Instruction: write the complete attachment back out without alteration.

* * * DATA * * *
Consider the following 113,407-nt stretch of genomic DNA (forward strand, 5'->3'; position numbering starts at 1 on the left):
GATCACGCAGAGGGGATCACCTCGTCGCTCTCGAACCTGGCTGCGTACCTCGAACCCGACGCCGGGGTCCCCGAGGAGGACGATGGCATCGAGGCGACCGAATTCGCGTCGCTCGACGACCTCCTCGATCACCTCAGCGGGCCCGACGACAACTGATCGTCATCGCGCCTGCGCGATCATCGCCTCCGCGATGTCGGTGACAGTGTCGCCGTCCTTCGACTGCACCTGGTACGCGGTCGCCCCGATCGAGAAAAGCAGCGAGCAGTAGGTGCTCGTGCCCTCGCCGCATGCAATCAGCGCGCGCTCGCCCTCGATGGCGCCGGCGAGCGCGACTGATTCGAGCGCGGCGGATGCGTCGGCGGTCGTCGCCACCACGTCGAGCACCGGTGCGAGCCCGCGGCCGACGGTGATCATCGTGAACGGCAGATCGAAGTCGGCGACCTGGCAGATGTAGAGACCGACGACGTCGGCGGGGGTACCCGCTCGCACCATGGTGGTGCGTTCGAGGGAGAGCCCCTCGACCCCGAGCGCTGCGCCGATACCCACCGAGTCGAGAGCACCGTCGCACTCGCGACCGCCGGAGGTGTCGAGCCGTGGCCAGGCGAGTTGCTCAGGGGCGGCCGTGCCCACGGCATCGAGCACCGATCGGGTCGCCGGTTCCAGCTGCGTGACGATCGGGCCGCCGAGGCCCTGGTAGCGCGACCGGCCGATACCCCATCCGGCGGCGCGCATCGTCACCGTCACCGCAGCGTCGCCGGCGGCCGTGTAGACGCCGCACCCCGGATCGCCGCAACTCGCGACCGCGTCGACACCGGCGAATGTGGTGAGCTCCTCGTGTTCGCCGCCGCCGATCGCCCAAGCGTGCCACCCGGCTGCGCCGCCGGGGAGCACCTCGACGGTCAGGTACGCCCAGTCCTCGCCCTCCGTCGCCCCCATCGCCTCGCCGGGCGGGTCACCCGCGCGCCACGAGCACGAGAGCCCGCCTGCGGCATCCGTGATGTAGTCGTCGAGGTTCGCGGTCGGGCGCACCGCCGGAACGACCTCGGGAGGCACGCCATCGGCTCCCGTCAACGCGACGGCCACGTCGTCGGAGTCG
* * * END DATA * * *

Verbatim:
Consider the following 113,407-nt stretch of genomic DNA (forward strand, 5'->3'; position numbering starts at 1 on the left):
GATCACGCAGAGGGGATCACCTCGTCGCTCTCGAACCTGGCTGCGTACCTCGAACCCGACGCCGGGGTCCCCGAGGAGGACGATGGCATCGAGGCGACCGAATTCGCGTCGCTCGACGACCTCCTCGATCACCTCAGCGGGCCCGACGACAACTGATCGTCATCGCGCCTGCGCGATCATCGCCTCCGCGATGTCGGTGACAGTGTCGCCGTCCTTCGACTGCACCTGGTACGCGGTCGCCCCGATCGAGAAAAGCAGCGAGCAGTAGGTGCTCGTGCCCTCGCCGCATGCAATCAGCGCGCGCTCGCCCTCGATGGCGCCGGCGAGCGCGACTGATTCGAGCGCGGCGGATGCGTCGGCGGTCGTCGCCACCACGTCGAGCACCGGTGCGAGCCCGCGGCCGACGGTGATCATCGTGAACGGCAGATCGAAGTCGGCGACCTGGCAGATGTAGAGACCGACGACGTCGGCGGGGGTACCCGCTCGCACCATGGTGGTGCGTTCGAGGGAGAGCCCCTCGACCCCGAGCGCTGCGCCGATACCCACCGAGTCGAGAGCACCGTCGCACTCGCGACCGCCGGAGGTGTCGAGCCGTGGCCAGGCGAGTTGCTCAGGGGCGGCCGTGCCCACGGCATCGAGCACCGATCGGGTCGCCGGTTCCAGCTGCGTGACGATCGGGCCGCCGAGGCCCTGGTAGCGCGACCGGCCGATACCCCATCCGGCGGCGCGCATCGTCACCGTCACCGCAGCGTCGCCGGCGGCCGTGTAGACGCCGCACCCCGGATCGCCGCAACTCGCGACCGCGTCGACACCGGCGAATGTGGTGAGCTCCTCGTGTTCGCCGCCGCCGATCGCCCAAGCGTGCCACCCGGCTGCGCCGCCGGGGAGCACCTCGACGGTCAGGTACGCCCAGTCCTCGCCCTCCGTCGCCCCCATCGCCTCGCCGGGCGGGTCACCCGCGCGCCACGAGCACGAGAGCCCGCCTGCGGCATCCGTGATGTAGTCGTCGAGGTTCGCGGTCGGGCGCACCGCCGGAACGACCTCGGGAGGCACGCCATCGGCTCCCGTCAACGCGACGGCCACGTCGTCGGAGTCG